A new study backed by a conservation group concludes that an Alaska economic development agency’s track record over the last four decades has been marked by failed projects and paltry earnings.
The Alaska government would be $10 billion wealthier if the $300 million it has invested into the agency, the Alaska Industrial Development and Export Authority, had instead been put into the Alaska Permanent Fund, the 130-page study says.
The review was conducted by Alaska economists Gregg Erickson and Milt Barker on behalf of SalmonState.
The report says the state agency has averaged a 3.8% return on its investments since 1980. It compares that to the rate of return for the state’s Permanent Fund, valued at $74 billion in August, which the report says is about 2 1/2 times higher.
The agency has made small positive returns in its cash and loan investments, the report says. But the agency’s investments into projects overall have been money-losers, with a negative 2.6% average annual return, the report says.
Alan Weitzner, executive director of the agency, disputed the report’s findings in an interview on Tuesday, saying projects and other areas have made money. He said it appears the study’s authors cherry-picked data to show a negative return on projects.
“I don’t understand what their objective is other than to stop development,” he said.
Weitzner said the agency has a different mission than the Permanent Fund. The agency is focused on investments that support projects and the private sector in Alaska, he said. The Permanent Fund invests globally.
Weitzner said the agency is achieving its mission of economic development and job growth in Alaska. Since 1987, the agency has reported net income of close to $1 billion and paid dividends to the state of nearly $450 million. It has injected $3.5 billion into the economy in project and loan investments, he said.
“By all measures, that is a successful organization,” he said.
SalmonState sought the review amid concern over the agency’s efforts to pursue development of the 100-mile West Susitna Access road, said Tim Bristol, SalmonState director, in a press event accompanying the report’s release on Tuesday. The road would extend from Point MacKenzie to the Yentna Mining District in the Alaska Range.
SalmonState says the road would threaten wildlife habitat the area’s hunting and fishing-based economy. The agency says it could create many new jobs and support mining prospects and other endeavors. The road is estimated to cost more than $350 million.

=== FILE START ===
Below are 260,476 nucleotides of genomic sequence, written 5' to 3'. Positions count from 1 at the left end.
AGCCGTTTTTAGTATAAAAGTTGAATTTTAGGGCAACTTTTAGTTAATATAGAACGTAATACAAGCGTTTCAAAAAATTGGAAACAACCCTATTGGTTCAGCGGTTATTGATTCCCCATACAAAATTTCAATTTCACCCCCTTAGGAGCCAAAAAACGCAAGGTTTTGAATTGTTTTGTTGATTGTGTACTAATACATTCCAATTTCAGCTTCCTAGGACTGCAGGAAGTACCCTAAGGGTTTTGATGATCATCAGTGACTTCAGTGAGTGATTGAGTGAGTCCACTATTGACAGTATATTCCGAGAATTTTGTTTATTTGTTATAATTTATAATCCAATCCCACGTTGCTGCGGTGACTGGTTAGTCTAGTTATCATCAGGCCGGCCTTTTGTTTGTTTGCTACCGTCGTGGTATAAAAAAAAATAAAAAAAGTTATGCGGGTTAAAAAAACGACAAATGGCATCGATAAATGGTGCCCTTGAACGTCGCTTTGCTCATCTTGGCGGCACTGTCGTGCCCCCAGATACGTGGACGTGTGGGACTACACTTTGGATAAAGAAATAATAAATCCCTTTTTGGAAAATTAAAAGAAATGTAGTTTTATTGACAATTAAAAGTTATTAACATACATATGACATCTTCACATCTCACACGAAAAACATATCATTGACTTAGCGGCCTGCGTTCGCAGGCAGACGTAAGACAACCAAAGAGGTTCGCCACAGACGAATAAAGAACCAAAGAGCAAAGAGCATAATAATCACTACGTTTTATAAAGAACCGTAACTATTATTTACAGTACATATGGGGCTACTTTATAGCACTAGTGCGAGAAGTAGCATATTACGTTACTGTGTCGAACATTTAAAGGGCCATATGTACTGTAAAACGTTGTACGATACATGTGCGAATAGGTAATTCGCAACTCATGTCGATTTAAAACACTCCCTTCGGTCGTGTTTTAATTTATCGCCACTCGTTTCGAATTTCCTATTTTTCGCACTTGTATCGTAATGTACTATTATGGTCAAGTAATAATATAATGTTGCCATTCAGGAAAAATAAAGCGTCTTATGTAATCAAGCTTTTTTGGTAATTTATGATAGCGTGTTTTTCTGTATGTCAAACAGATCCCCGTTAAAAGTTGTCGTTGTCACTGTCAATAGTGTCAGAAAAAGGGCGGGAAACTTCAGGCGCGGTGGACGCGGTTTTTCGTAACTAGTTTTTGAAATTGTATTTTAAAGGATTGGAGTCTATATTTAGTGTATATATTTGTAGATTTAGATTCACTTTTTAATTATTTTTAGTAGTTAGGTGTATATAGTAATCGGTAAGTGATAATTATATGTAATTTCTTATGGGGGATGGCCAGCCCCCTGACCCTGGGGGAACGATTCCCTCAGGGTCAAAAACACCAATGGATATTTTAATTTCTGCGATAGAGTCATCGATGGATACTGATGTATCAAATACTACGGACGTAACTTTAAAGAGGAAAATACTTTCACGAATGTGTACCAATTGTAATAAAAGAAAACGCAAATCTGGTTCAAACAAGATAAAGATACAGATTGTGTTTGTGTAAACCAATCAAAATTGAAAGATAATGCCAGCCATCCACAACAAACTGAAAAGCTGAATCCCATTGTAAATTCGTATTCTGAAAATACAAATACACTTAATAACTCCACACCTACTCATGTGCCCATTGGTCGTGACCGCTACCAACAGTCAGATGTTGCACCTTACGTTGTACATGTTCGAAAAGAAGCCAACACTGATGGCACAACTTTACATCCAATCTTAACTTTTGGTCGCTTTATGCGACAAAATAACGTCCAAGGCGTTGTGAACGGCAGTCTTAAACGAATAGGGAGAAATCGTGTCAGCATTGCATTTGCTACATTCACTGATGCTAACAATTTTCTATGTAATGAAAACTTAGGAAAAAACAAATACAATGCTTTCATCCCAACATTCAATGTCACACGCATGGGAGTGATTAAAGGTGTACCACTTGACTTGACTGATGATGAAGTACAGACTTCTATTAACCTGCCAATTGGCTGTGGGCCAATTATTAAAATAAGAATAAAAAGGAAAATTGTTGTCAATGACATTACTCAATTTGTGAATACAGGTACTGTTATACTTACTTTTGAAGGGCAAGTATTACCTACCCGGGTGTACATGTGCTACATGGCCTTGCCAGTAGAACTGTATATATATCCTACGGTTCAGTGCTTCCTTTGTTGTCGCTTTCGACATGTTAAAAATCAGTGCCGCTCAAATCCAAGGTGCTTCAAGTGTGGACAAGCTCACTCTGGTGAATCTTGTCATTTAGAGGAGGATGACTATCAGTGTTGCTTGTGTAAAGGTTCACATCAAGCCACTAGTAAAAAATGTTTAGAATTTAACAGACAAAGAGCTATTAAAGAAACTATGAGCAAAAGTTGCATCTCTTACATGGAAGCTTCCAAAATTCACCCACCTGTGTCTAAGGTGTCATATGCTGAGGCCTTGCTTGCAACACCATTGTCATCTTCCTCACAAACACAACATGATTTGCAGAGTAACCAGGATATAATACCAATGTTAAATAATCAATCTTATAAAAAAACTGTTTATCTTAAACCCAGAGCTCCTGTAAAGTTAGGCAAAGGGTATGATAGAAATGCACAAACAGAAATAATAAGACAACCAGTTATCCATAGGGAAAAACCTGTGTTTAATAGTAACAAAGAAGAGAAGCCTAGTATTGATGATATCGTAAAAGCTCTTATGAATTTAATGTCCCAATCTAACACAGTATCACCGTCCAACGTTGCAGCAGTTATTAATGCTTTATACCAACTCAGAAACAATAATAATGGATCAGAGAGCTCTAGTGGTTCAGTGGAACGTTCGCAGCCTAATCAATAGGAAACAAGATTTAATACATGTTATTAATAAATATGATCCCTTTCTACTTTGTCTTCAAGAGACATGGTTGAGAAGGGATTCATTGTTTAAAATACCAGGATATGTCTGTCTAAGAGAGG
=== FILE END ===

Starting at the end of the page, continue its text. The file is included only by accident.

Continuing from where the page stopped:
Report co-author Barker said five of the agency’s projects, out of 26, have failed. The agency has written-off as worthless $294 million of its investments into projects since 1987, the report says.
They include the Alaska Seafood International plant that closed in Anchorage in 2003. The plant became the ChangePoint Alaska church, off Raspberry Road near the Walter J. Hickel Parkway.
More recently, the agency has foreclosed on about a $70 million loan into the Mustang oil project on the North Slope. The agency took over the project more than two years ago, after the operator couldn’t meet loan payments to the agency. The agency is looking for a buyer for the project, which is in “cold shutdown” mode.
The report’s authors wrote that projects such as Mustang raise questions about procedures at the agency. They also express concern about political or outside influence at the agency, in investments such as the agency’s unconventional decision to buy oil and gas leases in the Arctic National Wildlife Refuge in 2021. The agency paid close to $10 million to buy seven, 10-year leases. It has held onto them in hope that development might occur and lead to new jobs in Alaska, even as companies concerned about exploration challenges there have walked away from their leases.
The agency’s record on projects raises concerns about its current efforts, Erickson said. Projects and loans the agency has supported often would have moved forward without the agency’s financing, the report asserts.
In addition to the West Susitna Access road, the agency is leading efforts to develop a 200-mile, $500 million-plus industrial road across Northwest Alaska wilderness to a mineral district near Ambler village, known as the Ambler Road.
The roads are critical to the agency’s mission because they could support thousands of jobs, if mining or other activity can occur, Weitzner said.
Weitzner said the agency has made some bad investments in its past. But a perfect track record would mean it’s being too conservative in its investments, he said. He said local governments also supported projects the agency invested in, before they were developed.
Weitzner said the agency will closely review details of any project before it’s approved, such as the proposed industrial roads, to ensure they bring positive returns to the state.
The study includes a series of recommendations. Those include additional audits of the agency’s finances that would include taking a close look at the type and location of jobs created by the agency’s investments, whom the investments benefit, and how that money could have been better spent.
It recommends that the agency, with a net worth of about $1.4 billion, transfer its assets to the state’s general fund or the Alaska Permanent Fund.
The study also proposes spending restrictions on the agency, recommending that it finance projects only by issuing revenue bonds. In that case, market investors such as financial institutions could buy the bonds for a viable project, generating cash for the project, Erickson said. But the investors would likely reject a project with poor prospects, creating a market-driven test before a project can advance, Erickson said.
“That would take a tremendous amount of risk off the table,” Erickson said.
AIDEA has planned a news conference Thursday to address findings in the report.